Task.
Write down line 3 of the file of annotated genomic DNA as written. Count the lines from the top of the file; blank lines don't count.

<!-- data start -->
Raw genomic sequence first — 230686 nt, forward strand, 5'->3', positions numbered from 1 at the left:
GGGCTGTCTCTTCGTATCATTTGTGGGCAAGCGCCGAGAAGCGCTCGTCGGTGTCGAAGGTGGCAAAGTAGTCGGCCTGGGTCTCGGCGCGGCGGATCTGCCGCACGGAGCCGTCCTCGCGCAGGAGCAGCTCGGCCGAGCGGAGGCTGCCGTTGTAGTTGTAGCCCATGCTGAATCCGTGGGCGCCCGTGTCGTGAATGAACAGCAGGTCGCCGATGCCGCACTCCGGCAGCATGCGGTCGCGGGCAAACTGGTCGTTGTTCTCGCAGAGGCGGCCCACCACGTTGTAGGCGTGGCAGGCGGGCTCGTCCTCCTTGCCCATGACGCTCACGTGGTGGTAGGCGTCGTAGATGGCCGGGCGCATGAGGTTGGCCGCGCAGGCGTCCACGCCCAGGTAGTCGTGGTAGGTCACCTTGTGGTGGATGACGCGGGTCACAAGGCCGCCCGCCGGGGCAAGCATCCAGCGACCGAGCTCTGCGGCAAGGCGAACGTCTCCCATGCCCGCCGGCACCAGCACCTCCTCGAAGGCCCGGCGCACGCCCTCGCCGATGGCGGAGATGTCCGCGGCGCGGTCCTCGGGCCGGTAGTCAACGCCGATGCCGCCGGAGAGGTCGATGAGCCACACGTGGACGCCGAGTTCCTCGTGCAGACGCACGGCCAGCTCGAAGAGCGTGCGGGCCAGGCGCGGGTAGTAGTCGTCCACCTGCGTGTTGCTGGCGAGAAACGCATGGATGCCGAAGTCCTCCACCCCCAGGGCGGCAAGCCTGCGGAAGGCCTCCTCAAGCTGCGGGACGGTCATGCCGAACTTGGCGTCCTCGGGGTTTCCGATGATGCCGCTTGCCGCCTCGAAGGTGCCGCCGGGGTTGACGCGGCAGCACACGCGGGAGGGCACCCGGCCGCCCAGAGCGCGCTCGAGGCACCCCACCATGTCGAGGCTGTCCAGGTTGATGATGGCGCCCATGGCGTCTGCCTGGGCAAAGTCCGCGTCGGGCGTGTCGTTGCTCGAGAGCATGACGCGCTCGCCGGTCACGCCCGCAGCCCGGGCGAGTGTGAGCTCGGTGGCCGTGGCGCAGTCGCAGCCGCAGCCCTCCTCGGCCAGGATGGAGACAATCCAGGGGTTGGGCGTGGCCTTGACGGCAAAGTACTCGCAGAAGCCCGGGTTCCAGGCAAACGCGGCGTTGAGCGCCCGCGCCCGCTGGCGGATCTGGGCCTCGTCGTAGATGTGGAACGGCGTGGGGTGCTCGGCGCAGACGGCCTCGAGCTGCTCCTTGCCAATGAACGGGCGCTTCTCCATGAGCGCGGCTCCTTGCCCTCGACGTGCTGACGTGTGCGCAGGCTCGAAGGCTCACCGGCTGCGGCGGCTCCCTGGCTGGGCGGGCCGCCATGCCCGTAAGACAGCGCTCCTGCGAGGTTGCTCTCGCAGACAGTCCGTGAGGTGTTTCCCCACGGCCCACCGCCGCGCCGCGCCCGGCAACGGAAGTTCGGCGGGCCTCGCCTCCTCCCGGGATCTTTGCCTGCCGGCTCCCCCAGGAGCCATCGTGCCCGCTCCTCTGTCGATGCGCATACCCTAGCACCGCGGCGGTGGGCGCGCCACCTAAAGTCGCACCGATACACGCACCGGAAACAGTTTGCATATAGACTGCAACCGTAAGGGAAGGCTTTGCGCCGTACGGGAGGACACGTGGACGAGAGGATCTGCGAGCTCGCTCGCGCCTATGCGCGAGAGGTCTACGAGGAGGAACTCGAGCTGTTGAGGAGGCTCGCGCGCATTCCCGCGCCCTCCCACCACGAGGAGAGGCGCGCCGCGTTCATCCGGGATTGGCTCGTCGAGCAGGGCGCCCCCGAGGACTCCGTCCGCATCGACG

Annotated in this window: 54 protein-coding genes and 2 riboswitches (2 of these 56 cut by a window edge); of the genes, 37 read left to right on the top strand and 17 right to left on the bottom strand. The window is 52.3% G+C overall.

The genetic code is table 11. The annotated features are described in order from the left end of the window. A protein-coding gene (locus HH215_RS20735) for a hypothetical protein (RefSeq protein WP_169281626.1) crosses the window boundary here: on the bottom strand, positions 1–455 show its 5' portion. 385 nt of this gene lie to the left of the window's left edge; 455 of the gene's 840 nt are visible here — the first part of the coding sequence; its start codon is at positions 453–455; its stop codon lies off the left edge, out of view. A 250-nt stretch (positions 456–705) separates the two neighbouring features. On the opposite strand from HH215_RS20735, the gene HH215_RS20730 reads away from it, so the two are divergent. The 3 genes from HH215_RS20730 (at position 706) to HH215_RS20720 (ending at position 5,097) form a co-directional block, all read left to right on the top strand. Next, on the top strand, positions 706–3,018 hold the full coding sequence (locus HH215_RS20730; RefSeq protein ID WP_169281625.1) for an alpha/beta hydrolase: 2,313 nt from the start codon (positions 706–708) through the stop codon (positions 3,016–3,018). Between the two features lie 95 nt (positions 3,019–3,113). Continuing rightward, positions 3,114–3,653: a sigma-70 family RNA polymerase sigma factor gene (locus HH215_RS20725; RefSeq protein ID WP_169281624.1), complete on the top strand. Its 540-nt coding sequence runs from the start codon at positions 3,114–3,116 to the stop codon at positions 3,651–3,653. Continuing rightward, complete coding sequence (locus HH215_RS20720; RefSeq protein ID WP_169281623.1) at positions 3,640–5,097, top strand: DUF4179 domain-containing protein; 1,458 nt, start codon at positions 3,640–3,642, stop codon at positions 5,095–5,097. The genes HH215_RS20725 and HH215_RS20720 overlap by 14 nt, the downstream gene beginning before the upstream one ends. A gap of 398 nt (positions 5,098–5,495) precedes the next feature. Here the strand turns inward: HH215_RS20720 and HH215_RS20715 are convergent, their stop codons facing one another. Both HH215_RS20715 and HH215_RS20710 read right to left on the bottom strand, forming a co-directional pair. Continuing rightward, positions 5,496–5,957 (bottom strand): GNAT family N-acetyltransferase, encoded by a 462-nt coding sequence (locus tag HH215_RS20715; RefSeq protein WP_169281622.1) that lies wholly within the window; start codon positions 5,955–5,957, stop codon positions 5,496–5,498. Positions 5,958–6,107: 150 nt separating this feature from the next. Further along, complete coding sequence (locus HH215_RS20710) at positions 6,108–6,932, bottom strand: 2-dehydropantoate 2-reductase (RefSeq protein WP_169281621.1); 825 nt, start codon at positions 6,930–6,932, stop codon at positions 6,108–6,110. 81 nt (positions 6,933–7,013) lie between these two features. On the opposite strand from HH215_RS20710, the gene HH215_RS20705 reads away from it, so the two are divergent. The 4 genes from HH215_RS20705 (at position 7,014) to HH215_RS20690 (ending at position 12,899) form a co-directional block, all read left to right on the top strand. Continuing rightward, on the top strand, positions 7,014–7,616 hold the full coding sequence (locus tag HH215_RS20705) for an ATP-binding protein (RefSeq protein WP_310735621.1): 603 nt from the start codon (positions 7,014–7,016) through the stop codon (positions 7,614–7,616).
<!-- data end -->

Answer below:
Annotated in this window: 54 protein-coding genes and 2 riboswitches (2 of these 56 cut by a window edge); of the genes, 37 read left to right on the top strand and 17 right to left on the bottom strand. The window is 52.3% G+C overall.